HUMOR AND HUMILITY
Since humility is the foundation for all virtue, it is not surprising
that it is the requisite for a sense of humor. Humility is the proper
and correct appraisal of ourselves. We are the creatures of God. Of
ourselves we are nothing. Whatever we are or have is from Him and
His. Because we are able to see ourselves in proper perspective, we
are able to laugh at ourselves as well as at others. Our foibles and
fancies and past blunders are a source of amusement to ourselves
as well as to others. We are not completely unremunerated
I have never forgotten the scene of a small boy crying with a
banana in his mouth and a loaf of bread under his arm. Too many
of us go through life in this comic fashion, sad-eyed-Sams with
God's blessing all about us. On the other hand many wonderful
people keep their cheerfulness with one foot in the grave and the
other on a banana peel. If sick people can remain cheerful, how
ashamed the rest of us should feel for being wet blankets.
The real difference between a gloomy Gerty and a cheerful person
is that the latter is tuned into the harmony of God's never ending
and always new symphony. The gloomy Gerty is out of tune and
full of static, a nuisance to herself and to all within earshot.
We must admit that there is an undertone of tragedy to real humor,
as is evidenced in the works of Dickens. However, a sense of
humor is productive of a cheerful attitude toward life.
The living are more attractive than the dead. The interested wife is
interesting because she is animated to the joy of living. Gayety
appeals to all. The gay wife is a pleasure to her husband. She is a
pearl of great price.
The wife who has a sense of humor will make a much more stable
wife as well as a much more lovable and desired one. She is
safeguarded against many repelling characteristics. Conceit and a
sense of humor do not get along together very well. Adolph Hitler
was not famous for a sense of humor, nor are any of the other
tyrants, who plague the world.
Some people are perfectionists. They want to do things perfectly
all the time. Because of their aim they are in a dither with
themselves and others too frequently. A wife who is a perfectionist
must watch herself. Unless she be on guard, she can easily commit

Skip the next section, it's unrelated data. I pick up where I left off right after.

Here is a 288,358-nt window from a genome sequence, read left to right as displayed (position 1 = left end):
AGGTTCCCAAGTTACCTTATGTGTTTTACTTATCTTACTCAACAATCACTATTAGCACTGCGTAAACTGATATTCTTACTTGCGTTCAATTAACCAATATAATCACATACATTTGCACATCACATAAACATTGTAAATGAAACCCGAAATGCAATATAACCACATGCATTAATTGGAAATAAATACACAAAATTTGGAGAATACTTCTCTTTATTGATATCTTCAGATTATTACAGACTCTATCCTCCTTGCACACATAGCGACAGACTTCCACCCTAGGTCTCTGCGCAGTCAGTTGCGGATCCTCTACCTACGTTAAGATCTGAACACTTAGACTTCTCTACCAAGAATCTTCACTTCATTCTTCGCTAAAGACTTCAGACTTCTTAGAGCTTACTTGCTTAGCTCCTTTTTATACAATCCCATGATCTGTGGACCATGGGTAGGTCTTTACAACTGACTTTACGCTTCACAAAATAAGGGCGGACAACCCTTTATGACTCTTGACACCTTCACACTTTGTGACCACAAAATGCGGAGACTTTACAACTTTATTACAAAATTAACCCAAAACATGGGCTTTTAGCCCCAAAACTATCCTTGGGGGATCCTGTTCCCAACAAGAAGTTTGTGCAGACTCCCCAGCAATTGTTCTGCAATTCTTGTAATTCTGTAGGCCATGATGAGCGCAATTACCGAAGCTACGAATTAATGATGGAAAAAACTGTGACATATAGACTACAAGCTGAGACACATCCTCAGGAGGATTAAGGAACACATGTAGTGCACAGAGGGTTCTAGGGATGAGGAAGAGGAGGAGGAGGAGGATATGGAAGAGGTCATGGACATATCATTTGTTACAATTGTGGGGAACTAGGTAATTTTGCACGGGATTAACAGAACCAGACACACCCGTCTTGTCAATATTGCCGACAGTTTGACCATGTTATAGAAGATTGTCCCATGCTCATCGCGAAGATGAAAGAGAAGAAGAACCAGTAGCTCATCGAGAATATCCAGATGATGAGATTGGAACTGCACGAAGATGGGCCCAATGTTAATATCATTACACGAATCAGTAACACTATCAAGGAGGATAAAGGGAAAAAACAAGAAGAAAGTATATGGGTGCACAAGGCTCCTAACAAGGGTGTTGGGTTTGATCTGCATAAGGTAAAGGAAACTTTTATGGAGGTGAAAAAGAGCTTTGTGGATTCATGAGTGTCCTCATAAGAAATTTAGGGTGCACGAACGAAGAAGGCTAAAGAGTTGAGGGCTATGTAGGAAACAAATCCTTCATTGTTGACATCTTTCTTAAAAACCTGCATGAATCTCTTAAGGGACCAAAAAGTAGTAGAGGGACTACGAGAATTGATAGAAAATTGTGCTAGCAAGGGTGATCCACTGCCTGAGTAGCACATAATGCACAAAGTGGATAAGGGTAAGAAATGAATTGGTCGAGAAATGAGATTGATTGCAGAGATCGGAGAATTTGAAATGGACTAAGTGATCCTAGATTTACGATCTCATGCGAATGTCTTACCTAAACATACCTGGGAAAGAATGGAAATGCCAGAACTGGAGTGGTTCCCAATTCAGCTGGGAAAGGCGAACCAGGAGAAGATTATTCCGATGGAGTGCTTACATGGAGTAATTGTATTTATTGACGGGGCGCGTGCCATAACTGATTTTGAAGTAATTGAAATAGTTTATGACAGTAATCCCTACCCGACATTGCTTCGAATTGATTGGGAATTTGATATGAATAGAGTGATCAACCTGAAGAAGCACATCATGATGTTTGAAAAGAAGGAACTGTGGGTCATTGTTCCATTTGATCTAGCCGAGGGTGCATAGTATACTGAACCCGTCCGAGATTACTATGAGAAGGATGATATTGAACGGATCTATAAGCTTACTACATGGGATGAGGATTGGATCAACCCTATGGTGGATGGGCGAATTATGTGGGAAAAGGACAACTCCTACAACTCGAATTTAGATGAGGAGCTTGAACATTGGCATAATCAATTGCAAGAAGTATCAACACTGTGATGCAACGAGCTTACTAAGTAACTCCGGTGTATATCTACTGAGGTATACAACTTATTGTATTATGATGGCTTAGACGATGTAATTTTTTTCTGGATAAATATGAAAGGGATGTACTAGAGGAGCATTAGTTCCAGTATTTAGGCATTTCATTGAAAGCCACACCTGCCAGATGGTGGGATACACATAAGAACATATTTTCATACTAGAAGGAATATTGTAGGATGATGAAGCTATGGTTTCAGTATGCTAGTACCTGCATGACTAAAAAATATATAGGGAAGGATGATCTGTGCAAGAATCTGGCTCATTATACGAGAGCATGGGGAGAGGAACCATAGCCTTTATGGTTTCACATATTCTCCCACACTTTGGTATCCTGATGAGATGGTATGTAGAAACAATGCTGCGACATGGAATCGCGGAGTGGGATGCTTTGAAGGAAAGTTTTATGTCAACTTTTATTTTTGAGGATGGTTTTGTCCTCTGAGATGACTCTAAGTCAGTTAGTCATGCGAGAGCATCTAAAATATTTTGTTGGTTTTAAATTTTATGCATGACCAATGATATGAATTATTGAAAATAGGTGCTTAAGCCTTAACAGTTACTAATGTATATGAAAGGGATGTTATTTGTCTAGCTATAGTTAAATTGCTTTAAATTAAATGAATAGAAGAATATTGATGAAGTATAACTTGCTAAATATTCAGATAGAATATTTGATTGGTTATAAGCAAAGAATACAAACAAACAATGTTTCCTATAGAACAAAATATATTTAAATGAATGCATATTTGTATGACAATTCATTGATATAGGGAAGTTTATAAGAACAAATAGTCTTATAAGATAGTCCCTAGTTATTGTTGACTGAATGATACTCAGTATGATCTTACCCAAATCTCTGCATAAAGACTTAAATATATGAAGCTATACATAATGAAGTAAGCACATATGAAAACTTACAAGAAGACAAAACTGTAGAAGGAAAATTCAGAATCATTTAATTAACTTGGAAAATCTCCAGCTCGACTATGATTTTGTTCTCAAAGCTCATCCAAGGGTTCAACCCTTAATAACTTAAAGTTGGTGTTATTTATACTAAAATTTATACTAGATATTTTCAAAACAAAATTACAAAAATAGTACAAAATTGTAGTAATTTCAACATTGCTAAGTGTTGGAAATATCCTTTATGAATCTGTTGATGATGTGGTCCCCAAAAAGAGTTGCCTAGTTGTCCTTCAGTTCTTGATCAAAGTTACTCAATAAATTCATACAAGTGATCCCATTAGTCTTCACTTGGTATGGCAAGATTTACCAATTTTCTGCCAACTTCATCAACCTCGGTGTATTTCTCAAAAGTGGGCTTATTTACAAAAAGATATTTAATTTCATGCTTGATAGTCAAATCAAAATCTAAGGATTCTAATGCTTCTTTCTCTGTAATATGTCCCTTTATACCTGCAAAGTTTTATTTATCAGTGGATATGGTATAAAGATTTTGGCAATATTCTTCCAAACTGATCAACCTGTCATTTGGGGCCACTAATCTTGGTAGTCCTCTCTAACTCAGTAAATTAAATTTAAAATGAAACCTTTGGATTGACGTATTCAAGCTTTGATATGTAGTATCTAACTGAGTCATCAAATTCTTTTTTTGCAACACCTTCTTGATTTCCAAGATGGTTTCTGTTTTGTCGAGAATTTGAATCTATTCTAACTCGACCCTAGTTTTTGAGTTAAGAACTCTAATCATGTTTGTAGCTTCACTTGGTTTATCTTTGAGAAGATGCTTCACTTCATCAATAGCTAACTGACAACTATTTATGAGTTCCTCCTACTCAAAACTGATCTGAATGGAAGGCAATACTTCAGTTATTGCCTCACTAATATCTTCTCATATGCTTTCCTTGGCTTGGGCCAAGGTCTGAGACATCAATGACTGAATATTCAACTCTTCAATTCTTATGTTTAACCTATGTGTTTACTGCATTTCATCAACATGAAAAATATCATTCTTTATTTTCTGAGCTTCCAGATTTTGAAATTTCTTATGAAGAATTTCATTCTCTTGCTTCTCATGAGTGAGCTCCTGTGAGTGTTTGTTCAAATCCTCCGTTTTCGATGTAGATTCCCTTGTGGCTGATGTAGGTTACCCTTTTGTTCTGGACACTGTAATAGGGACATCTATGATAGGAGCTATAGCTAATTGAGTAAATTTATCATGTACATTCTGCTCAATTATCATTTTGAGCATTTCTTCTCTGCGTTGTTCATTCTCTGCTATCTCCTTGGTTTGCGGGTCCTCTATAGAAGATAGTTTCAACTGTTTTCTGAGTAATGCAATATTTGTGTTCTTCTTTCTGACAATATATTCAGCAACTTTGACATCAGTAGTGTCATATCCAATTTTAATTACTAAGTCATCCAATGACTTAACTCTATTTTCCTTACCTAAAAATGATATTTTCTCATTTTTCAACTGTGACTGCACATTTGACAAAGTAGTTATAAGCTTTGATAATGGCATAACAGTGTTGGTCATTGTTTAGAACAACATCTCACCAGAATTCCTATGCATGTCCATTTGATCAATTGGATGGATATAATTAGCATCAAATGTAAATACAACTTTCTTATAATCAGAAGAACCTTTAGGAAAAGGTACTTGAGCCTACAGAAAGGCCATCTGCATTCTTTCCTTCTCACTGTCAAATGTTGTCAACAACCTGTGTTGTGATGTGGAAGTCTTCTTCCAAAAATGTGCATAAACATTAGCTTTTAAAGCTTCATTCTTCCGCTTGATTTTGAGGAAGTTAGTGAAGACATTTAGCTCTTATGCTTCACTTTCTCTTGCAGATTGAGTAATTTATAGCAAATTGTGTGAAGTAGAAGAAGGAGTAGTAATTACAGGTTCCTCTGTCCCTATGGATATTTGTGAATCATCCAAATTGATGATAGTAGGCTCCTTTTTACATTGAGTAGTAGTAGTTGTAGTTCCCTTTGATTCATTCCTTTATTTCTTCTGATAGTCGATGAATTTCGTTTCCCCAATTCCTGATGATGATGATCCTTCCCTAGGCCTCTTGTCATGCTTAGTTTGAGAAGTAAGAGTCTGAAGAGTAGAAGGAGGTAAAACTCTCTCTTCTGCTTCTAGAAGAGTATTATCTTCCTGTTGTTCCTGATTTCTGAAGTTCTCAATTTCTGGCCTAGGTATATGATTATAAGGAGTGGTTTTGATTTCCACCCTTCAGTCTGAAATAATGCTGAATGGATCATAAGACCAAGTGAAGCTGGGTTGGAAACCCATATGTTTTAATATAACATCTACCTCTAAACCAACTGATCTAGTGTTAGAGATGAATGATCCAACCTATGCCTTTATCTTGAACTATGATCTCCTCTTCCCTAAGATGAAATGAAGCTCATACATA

one of the mortal sins of marriage by nagging her husband. A
sense of humor will temper this tendency and save her from
becoming a veritable shrew.
Possessing a sense of humor the wife is prevented from getting too
excited over the idiosyncrasies of her husband. She can see the
amusing side of things and thus is saved from many heartaches.
Besides, because she is humble, she is less sensitive.
Consequently, it is hard for anyone to hurt her. She will have little
temptation to go around brooding over real or imagined slights.
For the give and take of every day life with her husband she is well
6. THE WIFE DESIRED IS A COMPANION TO HER HUSBAND
The wife desired is the companion of her husband. Hand in hand
they walk through life sharing their joys and sorrows. Together
they stand against the world. They have secrets shared with no one
else. Their union goes beyond that of friendship, for in it are
found the little intimacies of lovers. Together they meet life
fortified with each other. Their hearts leap for gladness in the
merry month of May of their lives. In the grey December their
sorrows are softened with the comfort of carrying each other's
burden. No pain can equal the pain of the loss of each other. Their
loneliness when death takes the other has no counterpart in this
vale of tears.
Marriage is a partnership in the business of living. Just as most
phases of life are specialized, so marriage itself is specialized. To
the husband fall certain obligations, to the wife others. He must
bring home the bacon. She upholds her end of the bargain by
being the queen of the home. "As the sun when it rises upon the
world in the high places of God. so is the beauty of a good wife for
the ornament of her house." Ecclus. 26, 21.
In this chapter we consider a number of aspects of married life
which may seem to have little or no reference to companionship. A
girl contemplating marriage and especially the phase of
companionship which it brings may wonder what sewing, cooking,
and housework can have to do with companionship. The answer in
a nutshell is that, unless the wife takes care of her end of the
bargain, there will be little companionship.
If the husband is irresponsible and does not support the family,
how can there be the normal companionship of marriage?
Likewise, if the wife is remiss in the specialized chores which are
her lot in life, she will make a very poor companion. In other